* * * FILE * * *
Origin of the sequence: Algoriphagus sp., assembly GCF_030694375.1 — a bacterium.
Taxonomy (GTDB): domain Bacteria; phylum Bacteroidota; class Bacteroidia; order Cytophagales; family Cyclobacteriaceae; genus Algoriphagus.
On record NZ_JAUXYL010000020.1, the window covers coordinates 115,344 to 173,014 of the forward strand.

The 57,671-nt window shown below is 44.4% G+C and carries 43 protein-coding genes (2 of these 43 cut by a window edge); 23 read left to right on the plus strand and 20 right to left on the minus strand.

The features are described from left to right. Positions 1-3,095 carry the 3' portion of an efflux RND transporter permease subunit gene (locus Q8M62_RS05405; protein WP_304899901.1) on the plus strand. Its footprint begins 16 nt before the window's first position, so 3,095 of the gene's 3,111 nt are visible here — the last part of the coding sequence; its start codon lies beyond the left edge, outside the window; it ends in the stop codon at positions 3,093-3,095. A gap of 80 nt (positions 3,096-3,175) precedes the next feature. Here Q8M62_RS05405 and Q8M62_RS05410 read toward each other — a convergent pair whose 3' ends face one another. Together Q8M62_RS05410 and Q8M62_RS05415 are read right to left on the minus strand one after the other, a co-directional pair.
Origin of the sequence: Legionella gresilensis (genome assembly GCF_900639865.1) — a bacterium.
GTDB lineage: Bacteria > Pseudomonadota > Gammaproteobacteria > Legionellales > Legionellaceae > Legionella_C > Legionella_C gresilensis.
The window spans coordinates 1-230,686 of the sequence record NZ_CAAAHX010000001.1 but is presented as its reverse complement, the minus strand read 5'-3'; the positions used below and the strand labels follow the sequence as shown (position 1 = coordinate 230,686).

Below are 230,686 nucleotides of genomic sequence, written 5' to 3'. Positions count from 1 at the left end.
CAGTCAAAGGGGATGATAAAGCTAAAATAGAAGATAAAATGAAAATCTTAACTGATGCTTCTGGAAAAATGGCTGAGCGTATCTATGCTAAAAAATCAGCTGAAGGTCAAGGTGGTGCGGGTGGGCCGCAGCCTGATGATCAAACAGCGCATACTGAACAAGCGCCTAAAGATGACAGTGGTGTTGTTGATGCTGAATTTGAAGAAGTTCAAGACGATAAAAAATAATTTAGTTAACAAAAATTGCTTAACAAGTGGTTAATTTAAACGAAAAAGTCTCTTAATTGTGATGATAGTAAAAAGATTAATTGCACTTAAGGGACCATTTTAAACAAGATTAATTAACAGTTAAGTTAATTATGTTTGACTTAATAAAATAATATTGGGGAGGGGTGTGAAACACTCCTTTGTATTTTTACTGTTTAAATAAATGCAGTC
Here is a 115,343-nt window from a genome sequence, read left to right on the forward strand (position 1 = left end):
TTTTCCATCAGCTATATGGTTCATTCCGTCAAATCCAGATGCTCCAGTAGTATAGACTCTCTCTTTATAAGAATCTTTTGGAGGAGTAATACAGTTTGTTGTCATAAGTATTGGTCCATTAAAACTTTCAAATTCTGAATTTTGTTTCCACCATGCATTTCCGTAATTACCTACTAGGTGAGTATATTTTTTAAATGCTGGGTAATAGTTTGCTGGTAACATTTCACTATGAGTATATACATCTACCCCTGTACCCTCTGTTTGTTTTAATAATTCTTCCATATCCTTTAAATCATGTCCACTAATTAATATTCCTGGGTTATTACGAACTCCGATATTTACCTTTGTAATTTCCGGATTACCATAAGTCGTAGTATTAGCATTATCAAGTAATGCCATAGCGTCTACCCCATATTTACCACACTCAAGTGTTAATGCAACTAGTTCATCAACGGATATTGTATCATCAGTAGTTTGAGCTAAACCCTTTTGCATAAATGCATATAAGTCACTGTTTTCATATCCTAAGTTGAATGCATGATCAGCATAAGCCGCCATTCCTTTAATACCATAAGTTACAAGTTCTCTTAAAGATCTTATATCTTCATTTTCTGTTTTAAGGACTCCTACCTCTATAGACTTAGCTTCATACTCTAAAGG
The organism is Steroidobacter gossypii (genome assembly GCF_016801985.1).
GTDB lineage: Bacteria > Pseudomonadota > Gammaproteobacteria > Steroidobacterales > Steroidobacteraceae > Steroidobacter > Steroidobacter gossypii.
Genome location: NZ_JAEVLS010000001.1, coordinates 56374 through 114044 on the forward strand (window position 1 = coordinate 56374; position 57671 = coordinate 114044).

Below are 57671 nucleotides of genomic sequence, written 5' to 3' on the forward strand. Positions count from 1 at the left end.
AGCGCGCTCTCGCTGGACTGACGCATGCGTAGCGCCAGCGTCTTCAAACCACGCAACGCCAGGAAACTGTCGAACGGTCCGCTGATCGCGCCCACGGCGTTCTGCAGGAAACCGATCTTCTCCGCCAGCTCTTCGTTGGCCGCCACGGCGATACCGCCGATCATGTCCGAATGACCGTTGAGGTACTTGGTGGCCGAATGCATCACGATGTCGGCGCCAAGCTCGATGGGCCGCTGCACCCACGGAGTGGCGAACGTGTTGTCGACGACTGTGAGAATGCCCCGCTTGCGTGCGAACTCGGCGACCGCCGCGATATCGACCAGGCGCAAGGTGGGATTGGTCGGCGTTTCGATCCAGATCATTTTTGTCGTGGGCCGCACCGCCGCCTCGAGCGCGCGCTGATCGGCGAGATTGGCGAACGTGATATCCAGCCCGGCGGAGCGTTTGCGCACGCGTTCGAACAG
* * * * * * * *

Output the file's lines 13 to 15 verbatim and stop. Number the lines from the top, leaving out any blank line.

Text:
The organism is Steroidobacter gossypii (genome assembly GCF_016801985.1).
GTDB lineage: Bacteria > Pseudomonadota > Gammaproteobacteria > Steroidobacterales > Steroidobacteraceae > Steroidobacter > Steroidobacter gossypii.
Genome location: NZ_JAEVLS010000001.1, coordinates 56374 through 114044 on the forward strand (window position 1 = coordinate 56374; position 57671 = coordinate 114044).